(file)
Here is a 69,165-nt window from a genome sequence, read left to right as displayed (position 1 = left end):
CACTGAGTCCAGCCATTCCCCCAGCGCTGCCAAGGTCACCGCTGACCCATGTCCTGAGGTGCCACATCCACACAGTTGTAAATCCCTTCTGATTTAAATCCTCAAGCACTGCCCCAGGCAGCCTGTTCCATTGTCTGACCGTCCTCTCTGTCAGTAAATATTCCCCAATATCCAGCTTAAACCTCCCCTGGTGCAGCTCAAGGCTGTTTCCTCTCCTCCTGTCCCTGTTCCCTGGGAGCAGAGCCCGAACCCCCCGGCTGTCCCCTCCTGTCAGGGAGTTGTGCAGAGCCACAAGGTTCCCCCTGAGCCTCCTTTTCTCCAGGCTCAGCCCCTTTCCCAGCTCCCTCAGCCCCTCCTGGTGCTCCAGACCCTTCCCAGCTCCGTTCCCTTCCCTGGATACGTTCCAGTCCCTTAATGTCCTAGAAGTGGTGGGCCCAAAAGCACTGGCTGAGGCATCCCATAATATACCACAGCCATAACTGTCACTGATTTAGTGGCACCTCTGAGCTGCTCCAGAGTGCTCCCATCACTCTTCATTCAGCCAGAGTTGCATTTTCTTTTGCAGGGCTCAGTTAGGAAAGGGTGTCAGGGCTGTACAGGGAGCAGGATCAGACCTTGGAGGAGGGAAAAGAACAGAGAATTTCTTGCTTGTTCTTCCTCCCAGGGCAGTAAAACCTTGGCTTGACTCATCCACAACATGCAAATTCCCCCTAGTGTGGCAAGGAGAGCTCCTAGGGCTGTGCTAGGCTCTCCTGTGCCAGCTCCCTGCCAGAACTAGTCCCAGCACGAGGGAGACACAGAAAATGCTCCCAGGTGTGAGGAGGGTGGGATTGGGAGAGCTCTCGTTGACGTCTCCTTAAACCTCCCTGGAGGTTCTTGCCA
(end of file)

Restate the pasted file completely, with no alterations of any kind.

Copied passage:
Here is a 69,165-nt window from a genome sequence, read left to right as displayed (position 1 = left end):
CACTGAGTCCAGCCATTCCCCCAGCGCTGCCAAGGTCACCGCTGACCCATGTCCTGAGGTGCCACATCCACACAGTTGTAAATCCCTTCTGATTTAAATCCTCAAGCACTGCCCCAGGCAGCCTGTTCCATTGTCTGACCGTCCTCTCTGTCAGTAAATATTCCCCAATATCCAGCTTAAACCTCCCCTGGTGCAGCTCAAGGCTGTTTCCTCTCCTCCTGTCCCTGTTCCCTGGGAGCAGAGCCCGAACCCCCCGGCTGTCCCCTCCTGTCAGGGAGTTGTGCAGAGCCACAAGGTTCCCCCTGAGCCTCCTTTTCTCCAGGCTCAGCCCCTTTCCCAGCTCCCTCAGCCCCTCCTGGTGCTCCAGACCCTTCCCAGCTCCGTTCCCTTCCCTGGATACGTTCCAGTCCCTTAATGTCCTAGAAGTGGTGGGCCCAAAAGCACTGGCTGAGGCATCCCATAATATACCACAGCCATAACTGTCACTGATTTAGTGGCACCTCTGAGCTGCTCCAGAGTGCTCCCATCACTCTTCATTCAGCCAGAGTTGCATTTTCTTTTGCAGGGCTCAGTTAGGAAAGGGTGTCAGGGCTGTACAGGGAGCAGGATCAGACCTTGGAGGAGGGAAAAGAACAGAGAATTTCTTGCTTGTTCTTCCTCCCAGGGCAGTAAAACCTTGGCTTGACTCATCCACAACATGCAAATTCCCCCTAGTGTGGCAAGGAGAGCTCCTAGGGCTGTGCTAGGCTCTCCTGTGCCAGCTCCCTGCCAGAACTAGTCCCAGCACGAGGGAGACACAGAAAATGCTCCCAGGTGTGAGGAGGGTGGGATTGGGAGAGCTCTCGTTGACGTCTCCTTAAACCTCCCTGGAGGTTCTTGCCA